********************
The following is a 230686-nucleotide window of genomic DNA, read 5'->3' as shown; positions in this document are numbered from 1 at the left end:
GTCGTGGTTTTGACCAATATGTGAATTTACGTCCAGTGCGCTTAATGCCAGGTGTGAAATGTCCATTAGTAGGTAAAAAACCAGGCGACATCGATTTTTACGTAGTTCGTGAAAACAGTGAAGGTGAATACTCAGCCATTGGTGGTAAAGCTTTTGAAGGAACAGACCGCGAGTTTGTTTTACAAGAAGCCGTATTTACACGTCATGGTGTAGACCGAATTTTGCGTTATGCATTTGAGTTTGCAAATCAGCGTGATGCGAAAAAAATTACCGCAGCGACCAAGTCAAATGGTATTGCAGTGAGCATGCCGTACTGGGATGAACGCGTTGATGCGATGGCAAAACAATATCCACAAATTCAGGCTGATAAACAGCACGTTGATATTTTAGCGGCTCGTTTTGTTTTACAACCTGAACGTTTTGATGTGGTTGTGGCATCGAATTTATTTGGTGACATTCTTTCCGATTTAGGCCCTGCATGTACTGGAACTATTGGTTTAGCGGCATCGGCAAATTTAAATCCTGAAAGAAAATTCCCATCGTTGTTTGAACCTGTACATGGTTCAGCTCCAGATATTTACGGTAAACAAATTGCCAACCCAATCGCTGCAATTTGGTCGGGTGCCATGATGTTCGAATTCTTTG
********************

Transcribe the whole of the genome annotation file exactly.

The following is a 230686-nucleotide window of genomic DNA, read 5'->3' as shown; positions in this document are numbered from 1 at the left end:
GTCGTGGTTTTGACCAATATGTGAATTTACGTCCAGTGCGCTTAATGCCAGGTGTGAAATGTCCATTAGTAGGTAAAAAACCAGGCGACATCGATTTTTACGTAGTTCGTGAAAACAGTGAAGGTGAATACTCAGCCATTGGTGGTAAAGCTTTTGAAGGAACAGACCGCGAGTTTGTTTTACAAGAAGCCGTATTTACACGTCATGGTGTAGACCGAATTTTGCGTTATGCATTTGAGTTTGCAAATCAGCGTGATGCGAAAAAAATTACCGCAGCGACCAAGTCAAATGGTATTGCAGTGAGCATGCCGTACTGGGATGAACGCGTTGATGCGATGGCAAAACAATATCCACAAATTCAGGCTGATAAACAGCACGTTGATATTTTAGCGGCTCGTTTTGTTTTACAACCTGAACGTTTTGATGTGGTTGTGGCATCGAATTTATTTGGTGACATTCTTTCCGATTTAGGCCCTGCATGTACTGGAACTATTGGTTTAGCGGCATCGGCAAATTTAAATCCTGAAAGAAAATTCCCATCGTTGTTTGAACCTGTACATGGTTCAGCTCCAGATATTTACGGTAAACAAATTGCCAACCCAATCGCTGCAATTTGGTCGGGTGCCATGATGTTCGAATTCTTTG